|Microscope slides||Thermo Scientific||ABAA000001##12E||76 x 26 x 1 mm, ground edges 45 °, frosted end.|
- Springer, T. A. von Willebrand factor, Jedi knight of the bloodstream. Blood. 124, (9), 1412-1425 (2014).
- Fitch-Tewfik, J. L., Flaumenhaft, R. Platelet granule exocytosis: a comparison with chromaffin cells. Front Endocrinol (Lausanne). 4, 11 (2013).
- May, B., Menkens, I., Westermann, E. Differential release of serotonin and histamine from blood platelets of the rabbit by aliphatic and aromatic amines. Life Sci. 6, (19), 2079-2085 (1967).
- Schmaier, A. H., Smith, P. M., Colman, R. W. Platelet C1- inhibitor. A secreted alpha-granule protein. J. Clin. Invest. 75, (1), 242-250 (1985).
- Battinelli, E. M., Markens, B. A., Italiano, J. E., et al. Release of angiogenesis regulatory proteins from platelet alpha granules: modulation of physiologic and pathologic angiogenesis. Blood. 118, (5), 1359-1369 (2011).
- Kamykowski, J., Carlton, P., Sehgal, S., Storrie, B. Quantitative immunofluorescence mapping reveals little functional coclustering of proteins within platelet α-granules. Blood. 118, (5), 1370-1373 (2011).
- Sakariassen, K. S., Aarts, P. A., de Groot, P. G., Houdijk, W. P., Sixma, J. J. A perfusion chamber developed to investigate platelet interaction in flowing blood with human vessel wall cells, their extracellular matrix, and purified components. J Lab Clin Med. 102, (4), 522-535 (1983).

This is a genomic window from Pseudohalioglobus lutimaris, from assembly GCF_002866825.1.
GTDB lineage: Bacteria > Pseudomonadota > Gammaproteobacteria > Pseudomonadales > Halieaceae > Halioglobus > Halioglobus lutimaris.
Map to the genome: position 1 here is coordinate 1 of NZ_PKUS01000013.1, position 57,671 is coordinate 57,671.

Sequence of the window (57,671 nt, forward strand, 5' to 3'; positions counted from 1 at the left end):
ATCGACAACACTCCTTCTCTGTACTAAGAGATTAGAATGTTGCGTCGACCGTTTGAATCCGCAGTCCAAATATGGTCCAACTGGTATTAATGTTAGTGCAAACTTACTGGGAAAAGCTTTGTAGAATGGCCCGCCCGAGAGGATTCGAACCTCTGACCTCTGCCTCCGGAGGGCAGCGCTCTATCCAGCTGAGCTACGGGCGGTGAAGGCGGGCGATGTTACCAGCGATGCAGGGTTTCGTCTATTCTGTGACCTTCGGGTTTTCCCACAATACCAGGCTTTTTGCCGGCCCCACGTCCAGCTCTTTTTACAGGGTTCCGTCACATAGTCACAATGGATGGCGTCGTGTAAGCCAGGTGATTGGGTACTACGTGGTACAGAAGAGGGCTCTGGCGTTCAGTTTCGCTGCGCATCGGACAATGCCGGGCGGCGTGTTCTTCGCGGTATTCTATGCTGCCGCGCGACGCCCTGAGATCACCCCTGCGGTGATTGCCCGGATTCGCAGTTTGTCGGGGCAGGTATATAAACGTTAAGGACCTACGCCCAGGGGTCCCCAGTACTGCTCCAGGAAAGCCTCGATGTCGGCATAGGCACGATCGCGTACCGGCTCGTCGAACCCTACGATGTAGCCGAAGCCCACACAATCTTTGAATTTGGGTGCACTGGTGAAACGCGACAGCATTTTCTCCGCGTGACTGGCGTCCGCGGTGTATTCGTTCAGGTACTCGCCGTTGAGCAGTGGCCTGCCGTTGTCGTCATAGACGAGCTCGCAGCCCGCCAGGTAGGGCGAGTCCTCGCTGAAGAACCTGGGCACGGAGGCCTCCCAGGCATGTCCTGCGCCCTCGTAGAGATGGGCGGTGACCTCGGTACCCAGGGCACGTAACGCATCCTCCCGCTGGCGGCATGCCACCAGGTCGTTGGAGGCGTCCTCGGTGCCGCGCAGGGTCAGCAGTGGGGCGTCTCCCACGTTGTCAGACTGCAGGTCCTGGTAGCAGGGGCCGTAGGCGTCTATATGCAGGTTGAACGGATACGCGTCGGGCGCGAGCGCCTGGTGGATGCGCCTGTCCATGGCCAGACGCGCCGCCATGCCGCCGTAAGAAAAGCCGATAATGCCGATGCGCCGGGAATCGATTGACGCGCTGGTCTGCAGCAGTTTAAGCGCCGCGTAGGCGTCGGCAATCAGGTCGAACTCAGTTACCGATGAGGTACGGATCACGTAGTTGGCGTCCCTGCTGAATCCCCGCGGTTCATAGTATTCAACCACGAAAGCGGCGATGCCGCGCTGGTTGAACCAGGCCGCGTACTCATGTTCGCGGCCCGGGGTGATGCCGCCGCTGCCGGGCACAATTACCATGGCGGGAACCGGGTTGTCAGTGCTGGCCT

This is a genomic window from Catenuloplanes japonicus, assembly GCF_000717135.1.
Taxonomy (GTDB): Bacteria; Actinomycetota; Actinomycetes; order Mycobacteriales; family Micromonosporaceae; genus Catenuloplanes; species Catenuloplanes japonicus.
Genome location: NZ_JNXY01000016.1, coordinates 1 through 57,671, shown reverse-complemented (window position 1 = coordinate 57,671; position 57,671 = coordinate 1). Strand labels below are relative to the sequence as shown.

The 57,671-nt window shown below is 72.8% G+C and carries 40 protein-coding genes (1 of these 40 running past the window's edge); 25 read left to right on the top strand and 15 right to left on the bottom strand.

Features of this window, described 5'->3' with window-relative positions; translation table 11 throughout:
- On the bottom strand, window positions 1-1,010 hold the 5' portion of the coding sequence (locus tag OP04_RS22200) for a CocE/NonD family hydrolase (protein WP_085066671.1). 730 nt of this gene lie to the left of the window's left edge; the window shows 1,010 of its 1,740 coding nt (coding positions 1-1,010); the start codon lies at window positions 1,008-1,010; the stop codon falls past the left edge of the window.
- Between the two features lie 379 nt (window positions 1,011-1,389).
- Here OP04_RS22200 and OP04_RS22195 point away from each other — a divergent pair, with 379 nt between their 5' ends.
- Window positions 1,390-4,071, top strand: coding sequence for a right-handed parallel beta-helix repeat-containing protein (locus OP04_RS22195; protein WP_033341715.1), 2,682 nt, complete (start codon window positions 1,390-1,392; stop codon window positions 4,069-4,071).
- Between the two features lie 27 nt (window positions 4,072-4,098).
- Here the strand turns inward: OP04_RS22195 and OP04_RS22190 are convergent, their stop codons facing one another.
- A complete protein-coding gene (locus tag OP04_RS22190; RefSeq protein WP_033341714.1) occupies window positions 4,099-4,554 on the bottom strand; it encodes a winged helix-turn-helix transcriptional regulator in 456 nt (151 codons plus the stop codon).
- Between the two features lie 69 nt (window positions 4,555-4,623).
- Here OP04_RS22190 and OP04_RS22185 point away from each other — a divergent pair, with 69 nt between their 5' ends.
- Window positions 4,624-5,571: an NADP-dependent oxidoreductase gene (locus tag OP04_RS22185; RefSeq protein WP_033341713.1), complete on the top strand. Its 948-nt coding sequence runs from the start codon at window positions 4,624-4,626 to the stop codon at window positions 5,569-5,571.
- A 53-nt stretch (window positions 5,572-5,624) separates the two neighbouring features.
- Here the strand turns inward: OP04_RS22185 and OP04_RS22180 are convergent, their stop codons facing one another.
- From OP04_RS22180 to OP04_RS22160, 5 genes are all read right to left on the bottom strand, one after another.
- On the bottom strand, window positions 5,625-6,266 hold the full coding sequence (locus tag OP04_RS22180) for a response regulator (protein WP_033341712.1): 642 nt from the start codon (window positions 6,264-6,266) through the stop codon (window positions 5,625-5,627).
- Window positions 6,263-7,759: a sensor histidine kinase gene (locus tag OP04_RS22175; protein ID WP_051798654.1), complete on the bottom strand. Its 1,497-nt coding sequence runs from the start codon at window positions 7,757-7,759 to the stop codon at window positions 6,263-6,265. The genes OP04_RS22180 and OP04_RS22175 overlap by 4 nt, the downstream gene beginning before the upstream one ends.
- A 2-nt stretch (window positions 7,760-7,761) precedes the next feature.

- Van Aelst, B., Feys, H. B., Devloo, R., Vandekerckhove, P., Compernolle, V. Microfluidic Flow Chambers Using Reconstituted Blood to Model Hemostasis and Platelet Transfusion In Vitro. J Vis Exp. (109), (2016).
- Nesbitt, W. S., Westein, E., et al. A shear gradient-dependent platelet aggregation mechanism drives thrombus formation. Nat Med. 15, (6), 665-673 (2009).
- Mitchell, J. L., Lionikiene, A. S., et al. Polyphosphate colocalizes with factor XII on platelet-bound fibrin and augments its plasminogen activator activity. Blood. 128, (24), 2834-2845 (2016).
- Park, Y., Schoene, N., Harris, W. Mean platelet volume as an indicator of platelet activation: methodological issues. Platelets. 13, (5-6), 301-306 (2002).
- Sixma, J. J., de Groot, P. G., van Zanten, H., IJsseldijk, M. A new perfusion chamber to detect platelet adhesion using a small volume of blood. Thromb Res. 92, S43-S46 (1998).
- Slack, S. M., Turitto, V. T. Flow chambers and their standardization for use in studies of thrombosis. On behalf of the Subcommittee on Rheology of the Scientific and Standardization Committee of the ISTH. Thromb Haemost. 72, (5), 777-781 (1994).
- Oreopoulos, J., Berman, R., Browne, M. Spinning-disk confocal microscopy: present technology and future trends. Methods Cell Biol. 123, 153-175 (2014).
- Nishibori, M., Cham, B., McNicol, A., Shalev, A., Jain, N., Gerrard, J. M. The protein CD63 is in platelet dense granules, is deficient in a patient with Hermansky-Pudlak syndrome, and appears identical to granulophysin. J. Clin. Invest. 91, (4), 1775-1782 (1993).
- Ruiz, F. A., Lea, C. R., Oldfield, E., Docampo, R. Human platelet dense granules contain polyphosphate and are similar to acidocalcisomes of bacteria and unicellular eukaryotes. J. Biol. Chem. 279, (43), 44250-44257 (2004).
- Tersteeg, C., Fijnheer, R., et al. Keeping von Willebrand Factor under Control: Alternatives for ADAMTS13. Semin Thromb Hemost. 42, (1), 9-17 (2016).
- Tersteeg, C., de Maat, S., et al. Plasmin cleavage of von Willebrand factor as an emergency bypass for ADAMTS13 deficiency in thrombotic microangiopathy. Circulation. 129, (12), 1320-1331 (2014).
- Basir, A., de Groot, P., et al. In Vitro Hemocompatibility Testing of Dyneema Purity Fibers in Blood Contact. Innovations (Phila). 10, (3), 195-201 (2015).